lytic infection

means cell will explode

Host-Virus Interactions

Latent infection

viral genome persists in host cell but does not replicate.

At a later time, with the right environment, will grow.

Can lay dormant for years

Host-Virus Interactions

chronic infection

virus replicates w/o causing host cell lysis and can persist for long periods of time

Chicken pox: acute infection that becomes latent

1. fever, itchy, rash

2. rash spreads mainly on trunk and head

3. more rash=sever illness

4. most children have 250-500 skin lesions

5. skin lesions can get secondary infections

6.virus inrash escapes via airborne

7. skin vesicles present in different stages of lesion formation

Chicken Pox becomes latent

virus is present in cells, sitting in ganglia.

doesn't replicate until triggered by external factors


second outset of latent chicken pox

cause of shingles

trigger is mainly age, the decline of immune system

stress also affects onset of singles

shingles and symptoms

rash and pain

untreated rash can stay for 2-5 weeks


untreated shingles

can lead to chronic nerve pain, must stop replication asap

shingles and lesions

skin bacteria can be exposed to lesions by scratching rashes, flesh eating disorder can occur

chicken pox/shingles transmission

airborne through vesicles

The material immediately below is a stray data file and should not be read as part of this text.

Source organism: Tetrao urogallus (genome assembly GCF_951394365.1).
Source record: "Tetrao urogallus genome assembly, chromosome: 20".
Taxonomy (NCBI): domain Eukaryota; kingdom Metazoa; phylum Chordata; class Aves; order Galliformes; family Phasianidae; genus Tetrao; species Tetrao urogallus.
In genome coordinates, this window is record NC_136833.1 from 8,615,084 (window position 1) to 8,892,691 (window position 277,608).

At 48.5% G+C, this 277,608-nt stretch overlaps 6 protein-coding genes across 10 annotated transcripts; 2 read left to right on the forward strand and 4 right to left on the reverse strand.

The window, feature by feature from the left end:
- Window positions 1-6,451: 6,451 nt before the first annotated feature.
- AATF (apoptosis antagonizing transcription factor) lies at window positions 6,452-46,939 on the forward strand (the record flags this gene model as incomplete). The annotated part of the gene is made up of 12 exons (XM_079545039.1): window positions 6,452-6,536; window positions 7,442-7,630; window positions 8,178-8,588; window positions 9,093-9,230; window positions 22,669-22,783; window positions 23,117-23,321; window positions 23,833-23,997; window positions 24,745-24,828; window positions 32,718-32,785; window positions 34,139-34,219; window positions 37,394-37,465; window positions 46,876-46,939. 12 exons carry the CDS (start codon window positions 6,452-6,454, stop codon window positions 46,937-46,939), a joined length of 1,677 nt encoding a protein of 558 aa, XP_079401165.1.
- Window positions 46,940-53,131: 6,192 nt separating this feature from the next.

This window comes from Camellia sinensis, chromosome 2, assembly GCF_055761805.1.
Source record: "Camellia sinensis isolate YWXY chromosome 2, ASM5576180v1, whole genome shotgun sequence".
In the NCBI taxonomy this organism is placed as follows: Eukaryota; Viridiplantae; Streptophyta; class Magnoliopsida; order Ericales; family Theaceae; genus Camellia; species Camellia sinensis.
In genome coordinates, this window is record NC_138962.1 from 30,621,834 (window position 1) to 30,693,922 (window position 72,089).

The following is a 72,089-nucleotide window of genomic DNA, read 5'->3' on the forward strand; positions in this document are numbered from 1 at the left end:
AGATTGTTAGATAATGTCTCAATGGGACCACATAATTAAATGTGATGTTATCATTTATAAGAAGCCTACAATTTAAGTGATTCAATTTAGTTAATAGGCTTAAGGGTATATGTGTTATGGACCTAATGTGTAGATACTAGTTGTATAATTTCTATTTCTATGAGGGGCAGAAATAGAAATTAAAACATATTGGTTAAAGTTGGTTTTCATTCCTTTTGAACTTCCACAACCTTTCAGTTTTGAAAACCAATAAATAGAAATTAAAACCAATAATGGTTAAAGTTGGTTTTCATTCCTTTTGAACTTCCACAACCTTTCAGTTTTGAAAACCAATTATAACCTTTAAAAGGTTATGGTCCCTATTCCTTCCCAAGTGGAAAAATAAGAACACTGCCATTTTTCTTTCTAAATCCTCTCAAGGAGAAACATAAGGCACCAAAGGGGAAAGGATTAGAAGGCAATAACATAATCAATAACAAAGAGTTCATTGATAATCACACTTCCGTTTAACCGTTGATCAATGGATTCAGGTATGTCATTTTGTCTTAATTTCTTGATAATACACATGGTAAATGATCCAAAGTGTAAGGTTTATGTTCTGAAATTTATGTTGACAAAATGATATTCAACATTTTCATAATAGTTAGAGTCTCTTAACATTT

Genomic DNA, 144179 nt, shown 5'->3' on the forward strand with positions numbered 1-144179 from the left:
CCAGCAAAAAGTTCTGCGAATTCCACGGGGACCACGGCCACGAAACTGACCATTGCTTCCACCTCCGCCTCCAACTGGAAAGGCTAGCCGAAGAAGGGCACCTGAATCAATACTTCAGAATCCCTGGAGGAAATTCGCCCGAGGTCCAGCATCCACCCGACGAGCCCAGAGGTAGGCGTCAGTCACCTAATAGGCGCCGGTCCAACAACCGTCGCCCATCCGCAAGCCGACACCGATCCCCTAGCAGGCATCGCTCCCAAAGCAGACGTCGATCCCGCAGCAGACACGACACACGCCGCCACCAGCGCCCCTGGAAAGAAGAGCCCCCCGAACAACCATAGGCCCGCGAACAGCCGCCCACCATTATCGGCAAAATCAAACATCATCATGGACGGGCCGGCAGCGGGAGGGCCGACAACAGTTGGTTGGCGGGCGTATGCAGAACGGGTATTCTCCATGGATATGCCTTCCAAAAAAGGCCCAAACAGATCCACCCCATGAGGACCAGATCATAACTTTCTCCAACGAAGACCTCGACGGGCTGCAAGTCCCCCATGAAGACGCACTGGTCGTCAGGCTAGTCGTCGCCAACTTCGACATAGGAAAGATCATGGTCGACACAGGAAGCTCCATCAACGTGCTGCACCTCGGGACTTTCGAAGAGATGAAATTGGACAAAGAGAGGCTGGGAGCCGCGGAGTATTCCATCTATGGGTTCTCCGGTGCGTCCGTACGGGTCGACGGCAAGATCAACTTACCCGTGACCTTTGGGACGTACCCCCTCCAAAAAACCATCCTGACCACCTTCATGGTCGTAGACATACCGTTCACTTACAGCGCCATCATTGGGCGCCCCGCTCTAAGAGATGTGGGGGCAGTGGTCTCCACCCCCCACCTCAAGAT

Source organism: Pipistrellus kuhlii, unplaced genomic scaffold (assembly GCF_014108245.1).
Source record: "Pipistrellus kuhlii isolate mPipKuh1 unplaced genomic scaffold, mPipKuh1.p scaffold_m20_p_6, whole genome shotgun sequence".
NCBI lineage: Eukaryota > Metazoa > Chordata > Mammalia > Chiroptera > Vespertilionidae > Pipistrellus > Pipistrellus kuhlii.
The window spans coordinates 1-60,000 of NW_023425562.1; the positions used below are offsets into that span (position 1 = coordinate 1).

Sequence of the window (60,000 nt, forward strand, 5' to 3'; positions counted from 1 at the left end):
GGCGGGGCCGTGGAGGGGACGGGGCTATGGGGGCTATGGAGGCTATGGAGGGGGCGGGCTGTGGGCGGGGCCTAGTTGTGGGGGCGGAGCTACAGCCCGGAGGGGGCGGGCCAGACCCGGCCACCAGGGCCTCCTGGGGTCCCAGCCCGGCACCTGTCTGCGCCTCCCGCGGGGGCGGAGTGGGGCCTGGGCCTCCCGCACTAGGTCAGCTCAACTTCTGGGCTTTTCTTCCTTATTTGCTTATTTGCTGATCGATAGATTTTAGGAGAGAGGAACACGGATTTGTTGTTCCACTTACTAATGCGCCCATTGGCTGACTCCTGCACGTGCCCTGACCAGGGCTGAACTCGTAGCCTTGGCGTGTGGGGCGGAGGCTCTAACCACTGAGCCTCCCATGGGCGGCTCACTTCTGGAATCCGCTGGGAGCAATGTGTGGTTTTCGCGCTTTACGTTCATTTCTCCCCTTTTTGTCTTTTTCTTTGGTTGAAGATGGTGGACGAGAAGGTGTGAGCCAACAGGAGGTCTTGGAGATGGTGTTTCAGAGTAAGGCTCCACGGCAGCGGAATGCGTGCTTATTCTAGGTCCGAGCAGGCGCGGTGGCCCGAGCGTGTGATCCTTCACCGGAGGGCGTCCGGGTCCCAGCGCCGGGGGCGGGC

can be spread during 14 day incubation period of vesicles

Chickenpox complications

most common complication is inmmunocompromised is secondary bacterial infection

1. CNS Disease: encephalitis, meningitis, etc.

2. Hemorrhagic complications: neutropenia and thrombocytopenia

3.Primary vacirella pneumonia

Chickenpox parties

bad idea, increases chance for flesh eating disease

Zoster/shingles complications

development of PHN Post Herpatic Neuralgia, causes chronic pain and permanent nerve damage, can cause blindness

Active immunization

live attenuated vaccine, higly protective, memory cells produced

can be included with MMRV

Passive immunization

Effective when used for exposed patent up to 3 days post-exposure

Passive Immunization: VZIG: varicella-zoster immunoglobulin

used for immunocompromised exposed children and neonates born to mothers with varicella

Antivirals: Acyclovir and analogues treatment

treatment must start within 2-3 days of debut of shingles lesions to prevent PHN

chickenpox in normal individuals are not treated with antivirals

oncogenic viruses

transform normal host cells to cancer cells

can be RNA or DNA viruses

Oncogenic viruses exception

not all 'transformed' cells become cancerous

ex. wart virus often benign tumors

Epstein-barr virus

causes Burkitt's Lymphoma most common cancer in Africa

viral diagnosis:


polymerase chain reaction

molecular biology technique used to detect the genes in an organism

viral diagnosis: